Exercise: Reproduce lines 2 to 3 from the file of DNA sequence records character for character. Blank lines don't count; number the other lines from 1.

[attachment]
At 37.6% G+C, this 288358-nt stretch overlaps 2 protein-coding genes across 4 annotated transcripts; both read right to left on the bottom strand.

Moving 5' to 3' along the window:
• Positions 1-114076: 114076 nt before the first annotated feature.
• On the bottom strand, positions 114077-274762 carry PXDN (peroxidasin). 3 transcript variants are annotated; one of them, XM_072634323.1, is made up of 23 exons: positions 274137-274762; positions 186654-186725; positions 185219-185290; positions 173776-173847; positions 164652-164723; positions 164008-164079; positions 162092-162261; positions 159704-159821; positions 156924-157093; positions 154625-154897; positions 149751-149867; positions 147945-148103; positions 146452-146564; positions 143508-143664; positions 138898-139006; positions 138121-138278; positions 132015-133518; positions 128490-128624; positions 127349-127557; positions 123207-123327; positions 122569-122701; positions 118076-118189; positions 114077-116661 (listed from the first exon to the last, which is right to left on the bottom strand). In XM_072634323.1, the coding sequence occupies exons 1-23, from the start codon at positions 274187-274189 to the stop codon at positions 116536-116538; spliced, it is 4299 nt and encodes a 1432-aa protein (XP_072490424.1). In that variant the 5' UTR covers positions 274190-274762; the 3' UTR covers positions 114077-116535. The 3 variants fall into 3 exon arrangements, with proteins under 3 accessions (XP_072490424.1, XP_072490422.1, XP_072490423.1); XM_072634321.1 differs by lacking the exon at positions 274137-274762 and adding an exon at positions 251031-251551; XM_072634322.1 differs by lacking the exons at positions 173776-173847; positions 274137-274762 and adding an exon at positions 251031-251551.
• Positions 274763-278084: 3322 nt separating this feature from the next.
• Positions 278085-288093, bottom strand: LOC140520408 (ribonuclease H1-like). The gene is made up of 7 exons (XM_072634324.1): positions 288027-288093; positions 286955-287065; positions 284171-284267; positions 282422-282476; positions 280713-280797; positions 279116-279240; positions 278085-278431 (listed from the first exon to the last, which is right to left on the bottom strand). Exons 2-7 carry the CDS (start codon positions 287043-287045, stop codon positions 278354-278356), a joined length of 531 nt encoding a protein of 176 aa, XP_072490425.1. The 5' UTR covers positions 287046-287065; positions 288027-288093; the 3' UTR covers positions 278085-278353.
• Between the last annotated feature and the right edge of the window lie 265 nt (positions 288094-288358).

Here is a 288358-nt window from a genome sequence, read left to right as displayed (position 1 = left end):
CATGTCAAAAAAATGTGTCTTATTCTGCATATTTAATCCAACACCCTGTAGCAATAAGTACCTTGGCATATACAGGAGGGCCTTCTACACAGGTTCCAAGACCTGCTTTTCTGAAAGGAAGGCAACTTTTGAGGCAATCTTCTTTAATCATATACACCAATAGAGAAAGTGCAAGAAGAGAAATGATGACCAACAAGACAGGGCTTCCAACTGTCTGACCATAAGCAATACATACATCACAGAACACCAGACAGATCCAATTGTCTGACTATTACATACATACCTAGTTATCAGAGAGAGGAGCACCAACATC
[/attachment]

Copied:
Moving 5' to 3' along the window:
• Positions 1-114076: 114076 nt before the first annotated feature.